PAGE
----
Hopefully, you’ll have many years to live life however you choose once you retire. However, you’ll need a safety net to help you financially through those years. Whatever retirement strategy you choose will be responsible for providing you with income in retirement. There are many retirement accounts available today, all with their own positive and negative attributes. Asking these essential questions, along with the help of a financial professional, can help set the foundation for your future.
Here is a list of questions to help guide you on deciding on a retirement account:
One of the main goals of a retirement account is to build on the money you put in. If your 401(k) is sponsored by your employer, make sure to ask if they offer contribution matching. This is an easy way to help build your account. Another method is to open or contribute to an IRA once you have reached your maximum contribution limit on accounts such as a 401(k). Some employer plans feature an option to annuitize your money, allowing a certain amount of your withdrawal to be distributed to you every year.
Having an account that defers taxes until withdrawal, such as a 401(k) or traditional IRA, may initially leave you with more money to build on. One of the risks is that taxes could increase by the time you retire. A Roth IRA is an example of an account that offers tax-free withdrawals for distributions provided certain conditions are met. You should determine your goals and future plans to help decide which will best fit your needs.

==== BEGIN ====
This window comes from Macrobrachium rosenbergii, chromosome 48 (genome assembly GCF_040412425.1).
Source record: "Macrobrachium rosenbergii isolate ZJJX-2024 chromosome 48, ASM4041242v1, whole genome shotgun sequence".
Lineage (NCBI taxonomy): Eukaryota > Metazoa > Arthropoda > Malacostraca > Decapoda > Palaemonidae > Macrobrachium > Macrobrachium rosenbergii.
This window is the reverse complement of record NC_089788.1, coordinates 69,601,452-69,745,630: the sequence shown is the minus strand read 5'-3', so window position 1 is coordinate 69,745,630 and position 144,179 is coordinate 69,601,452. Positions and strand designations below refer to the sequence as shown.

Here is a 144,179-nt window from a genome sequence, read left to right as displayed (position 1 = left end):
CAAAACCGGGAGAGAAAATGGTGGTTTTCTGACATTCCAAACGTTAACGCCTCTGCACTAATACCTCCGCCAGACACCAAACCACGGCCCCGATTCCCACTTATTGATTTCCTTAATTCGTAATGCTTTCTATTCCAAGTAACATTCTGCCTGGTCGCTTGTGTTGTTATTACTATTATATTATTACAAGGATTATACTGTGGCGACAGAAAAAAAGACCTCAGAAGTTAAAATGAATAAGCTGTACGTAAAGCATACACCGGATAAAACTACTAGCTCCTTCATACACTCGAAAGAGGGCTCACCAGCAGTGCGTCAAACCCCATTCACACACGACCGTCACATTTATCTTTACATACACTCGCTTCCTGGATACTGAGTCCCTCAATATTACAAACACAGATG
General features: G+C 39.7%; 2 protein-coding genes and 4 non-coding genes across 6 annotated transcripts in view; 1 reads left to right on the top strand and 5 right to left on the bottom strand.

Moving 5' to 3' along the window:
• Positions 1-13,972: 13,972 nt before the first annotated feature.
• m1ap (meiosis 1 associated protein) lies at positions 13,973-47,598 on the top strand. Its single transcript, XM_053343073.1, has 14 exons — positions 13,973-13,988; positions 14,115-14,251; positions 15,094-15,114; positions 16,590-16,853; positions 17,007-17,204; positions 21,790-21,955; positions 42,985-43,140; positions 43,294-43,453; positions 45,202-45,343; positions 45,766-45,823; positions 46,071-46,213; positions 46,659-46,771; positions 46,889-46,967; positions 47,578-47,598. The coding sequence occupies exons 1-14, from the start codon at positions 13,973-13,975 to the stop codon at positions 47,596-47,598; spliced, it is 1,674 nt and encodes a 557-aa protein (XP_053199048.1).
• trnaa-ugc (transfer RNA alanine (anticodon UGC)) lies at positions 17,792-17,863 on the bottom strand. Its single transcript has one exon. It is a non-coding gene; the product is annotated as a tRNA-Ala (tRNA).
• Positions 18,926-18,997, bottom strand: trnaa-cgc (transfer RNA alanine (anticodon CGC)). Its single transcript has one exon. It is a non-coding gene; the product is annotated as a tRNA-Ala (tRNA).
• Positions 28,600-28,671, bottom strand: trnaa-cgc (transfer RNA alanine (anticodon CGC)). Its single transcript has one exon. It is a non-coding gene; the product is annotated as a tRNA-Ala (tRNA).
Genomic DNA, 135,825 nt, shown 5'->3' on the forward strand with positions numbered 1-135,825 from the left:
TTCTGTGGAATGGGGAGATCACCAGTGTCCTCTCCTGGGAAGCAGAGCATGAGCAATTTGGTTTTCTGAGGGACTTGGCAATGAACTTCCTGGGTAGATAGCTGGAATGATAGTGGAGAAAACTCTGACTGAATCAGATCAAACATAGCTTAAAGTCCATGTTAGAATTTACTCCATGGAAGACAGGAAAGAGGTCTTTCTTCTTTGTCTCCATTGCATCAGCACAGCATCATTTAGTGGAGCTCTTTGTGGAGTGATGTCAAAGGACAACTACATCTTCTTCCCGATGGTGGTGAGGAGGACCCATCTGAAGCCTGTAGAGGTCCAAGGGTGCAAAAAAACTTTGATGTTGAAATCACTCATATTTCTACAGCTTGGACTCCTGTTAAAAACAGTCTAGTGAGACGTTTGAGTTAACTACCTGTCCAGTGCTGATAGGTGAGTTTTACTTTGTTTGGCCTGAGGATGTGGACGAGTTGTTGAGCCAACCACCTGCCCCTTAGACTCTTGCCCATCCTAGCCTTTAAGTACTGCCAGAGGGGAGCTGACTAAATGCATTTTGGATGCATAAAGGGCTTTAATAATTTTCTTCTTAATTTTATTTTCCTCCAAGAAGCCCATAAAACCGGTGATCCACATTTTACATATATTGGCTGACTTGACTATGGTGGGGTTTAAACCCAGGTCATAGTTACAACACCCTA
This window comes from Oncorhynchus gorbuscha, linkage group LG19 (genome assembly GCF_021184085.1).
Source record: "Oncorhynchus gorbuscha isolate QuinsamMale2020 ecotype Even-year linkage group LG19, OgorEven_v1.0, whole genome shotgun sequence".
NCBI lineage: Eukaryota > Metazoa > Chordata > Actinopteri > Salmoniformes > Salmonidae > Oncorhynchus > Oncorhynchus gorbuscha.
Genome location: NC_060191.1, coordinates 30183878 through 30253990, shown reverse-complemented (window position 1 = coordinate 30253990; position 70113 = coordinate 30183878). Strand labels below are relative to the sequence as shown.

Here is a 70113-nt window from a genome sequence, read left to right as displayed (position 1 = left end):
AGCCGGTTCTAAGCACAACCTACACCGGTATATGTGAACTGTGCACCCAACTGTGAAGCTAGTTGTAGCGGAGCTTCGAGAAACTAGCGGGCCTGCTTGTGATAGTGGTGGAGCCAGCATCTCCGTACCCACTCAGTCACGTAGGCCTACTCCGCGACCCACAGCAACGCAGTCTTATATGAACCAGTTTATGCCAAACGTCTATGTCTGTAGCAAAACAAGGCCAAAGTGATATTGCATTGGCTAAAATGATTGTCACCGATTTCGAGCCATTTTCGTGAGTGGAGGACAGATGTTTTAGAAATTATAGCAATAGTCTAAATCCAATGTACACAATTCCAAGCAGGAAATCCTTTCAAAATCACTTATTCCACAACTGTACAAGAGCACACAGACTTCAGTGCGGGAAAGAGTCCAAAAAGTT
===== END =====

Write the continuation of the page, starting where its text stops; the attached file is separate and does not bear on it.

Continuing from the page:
Many retirement accounts feature an IRS penalty to discourage from withdrawing before reaching retirement age as well as surrender charges. For accounts including a 401(k), 403(b), and IRA, you may be subject to an IRS 10% tax penalty for withdrawing before age 59 ½. There are exceptions, such as a first-time home purchase or using IRA funds to pay your medical insurance premium after a job loss. Consider speaking with a qualified tax professional for any questions on tax penalties.
Investing always involves risk. There is the risk that you may not receive gains on your investment or loss of principal when placing it in a retirement account. A general rule of thumb with any account associated with stocks is to have a diverse portfolio to help protect you from unnecessary risk. A risk associated with a Roth IRA is that you will not receive the upfront tax break you would with a traditional IRA. There is also a limit placed by the IRS on how much you can contribute to a Roth IRA. As stated above, a big risk for tax-deferred accounts is that taxes could increase by the time you retire. You should assess your personal situation and risk tolerance before considering investing in a retirement account, and balance risk and reward.
Planning for retirement can be confusing, as there is a vast amount of information that is constantly changing. Speaking with a financial professional is a key step to creating a retirement strategy. You should analyze your future financial needs and risk tolerance so your financial professional can best help you. You don’t have to be an expert to prepare for a successful retirement, and asking these questions is a great place to start.
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